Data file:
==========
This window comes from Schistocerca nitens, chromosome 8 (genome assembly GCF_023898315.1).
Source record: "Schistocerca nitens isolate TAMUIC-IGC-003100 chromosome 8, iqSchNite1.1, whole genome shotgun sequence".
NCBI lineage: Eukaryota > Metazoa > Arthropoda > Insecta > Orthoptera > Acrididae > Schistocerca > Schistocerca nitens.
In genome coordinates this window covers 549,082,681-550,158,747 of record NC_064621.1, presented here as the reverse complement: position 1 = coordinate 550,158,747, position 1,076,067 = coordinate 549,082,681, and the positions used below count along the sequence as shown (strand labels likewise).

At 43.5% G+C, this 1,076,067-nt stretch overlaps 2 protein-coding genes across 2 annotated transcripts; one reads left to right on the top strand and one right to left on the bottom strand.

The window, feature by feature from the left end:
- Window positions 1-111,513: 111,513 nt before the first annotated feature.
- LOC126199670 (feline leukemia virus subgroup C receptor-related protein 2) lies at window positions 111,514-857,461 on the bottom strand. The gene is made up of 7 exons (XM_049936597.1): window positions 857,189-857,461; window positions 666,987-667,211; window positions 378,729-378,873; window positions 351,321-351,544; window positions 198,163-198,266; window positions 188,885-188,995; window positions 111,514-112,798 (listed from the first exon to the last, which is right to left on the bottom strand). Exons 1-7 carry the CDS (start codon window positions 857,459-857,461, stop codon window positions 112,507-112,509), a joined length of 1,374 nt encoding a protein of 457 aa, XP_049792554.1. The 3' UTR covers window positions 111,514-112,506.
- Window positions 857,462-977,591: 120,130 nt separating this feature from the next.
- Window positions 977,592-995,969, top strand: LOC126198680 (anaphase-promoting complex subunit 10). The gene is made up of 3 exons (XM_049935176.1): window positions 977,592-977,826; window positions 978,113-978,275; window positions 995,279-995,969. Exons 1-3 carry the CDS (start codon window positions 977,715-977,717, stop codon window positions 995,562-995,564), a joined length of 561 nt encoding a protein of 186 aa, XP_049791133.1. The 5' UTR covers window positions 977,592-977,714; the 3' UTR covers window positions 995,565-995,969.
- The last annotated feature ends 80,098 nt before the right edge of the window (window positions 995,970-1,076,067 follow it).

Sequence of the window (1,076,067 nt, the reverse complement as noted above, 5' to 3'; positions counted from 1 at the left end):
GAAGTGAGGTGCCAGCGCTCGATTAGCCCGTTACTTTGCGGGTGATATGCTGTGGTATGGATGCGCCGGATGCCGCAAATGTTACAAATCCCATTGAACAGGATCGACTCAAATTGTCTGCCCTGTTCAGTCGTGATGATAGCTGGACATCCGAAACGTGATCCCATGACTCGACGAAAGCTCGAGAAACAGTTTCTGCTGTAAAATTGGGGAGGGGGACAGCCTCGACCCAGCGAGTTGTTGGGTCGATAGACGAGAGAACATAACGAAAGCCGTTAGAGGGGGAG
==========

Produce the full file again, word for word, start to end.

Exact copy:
This window comes from Schistocerca nitens, chromosome 8 (genome assembly GCF_023898315.1).
Source record: "Schistocerca nitens isolate TAMUIC-IGC-003100 chromosome 8, iqSchNite1.1, whole genome shotgun sequence".
NCBI lineage: Eukaryota > Metazoa > Arthropoda > Insecta > Orthoptera > Acrididae > Schistocerca > Schistocerca nitens.
In genome coordinates this window covers 549,082,681-550,158,747 of record NC_064621.1, presented here as the reverse complement: position 1 = coordinate 550,158,747, position 1,076,067 = coordinate 549,082,681, and the positions used below count along the sequence as shown (strand labels likewise).

At 43.5% G+C, this 1,076,067-nt stretch overlaps 2 protein-coding genes across 2 annotated transcripts; one reads left to right on the top strand and one right to left on the bottom strand.

The window, feature by feature from the left end:
- Window positions 1-111,513: 111,513 nt before the first annotated feature.
- LOC126199670 (feline leukemia virus subgroup C receptor-related protein 2) lies at window positions 111,514-857,461 on the bottom strand. The gene is made up of 7 exons (XM_049936597.1): window positions 857,189-857,461; window positions 666,987-667,211; window positions 378,729-378,873; window positions 351,321-351,544; window positions 198,163-198,266; window positions 188,885-188,995; window positions 111,514-112,798 (listed from the first exon to the last, which is right to left on the bottom strand). Exons 1-7 carry the CDS (start codon window positions 857,459-857,461, stop codon window positions 112,507-112,509), a joined length of 1,374 nt encoding a protein of 457 aa, XP_049792554.1. The 3' UTR covers window positions 111,514-112,506.
- Window positions 857,462-977,591: 120,130 nt separating this feature from the next.
- Window positions 977,592-995,969, top strand: LOC126198680 (anaphase-promoting complex subunit 10). The gene is made up of 3 exons (XM_049935176.1): window positions 977,592-977,826; window positions 978,113-978,275; window positions 995,279-995,969. Exons 1-3 carry the CDS (start codon window positions 977,715-977,717, stop codon window positions 995,562-995,564), a joined length of 561 nt encoding a protein of 186 aa, XP_049791133.1. The 5' UTR covers window positions 977,592-977,714; the 3' UTR covers window positions 995,565-995,969.
- The last annotated feature ends 80,098 nt before the right edge of the window (window positions 995,970-1,076,067 follow it).

Sequence of the window (1,076,067 nt, the reverse complement as noted above, 5' to 3'; positions counted from 1 at the left end):
GAAGTGAGGTGCCAGCGCTCGATTAGCCCGTTACTTTGCGGGTGATATGCTGTGGTATGGATGCGCCGGATGCCGCAAATGTTACAAATCCCATTGAACAGGATCGACTCAAATTGTCTGCCCTGTTCAGTCGTGATGATAGCTGGACATCCGAAACGTGATCCCATGACTCGACGAAAGCTCGAGAAACAGTTTCTGCTGTAAAATTGGGGAGGGGGACAGCCTCGACCCAGCGAGTTGTTGGGTCGATAGACGAGAGAACATAACGAAAGCCGTTAGAGGGGGAG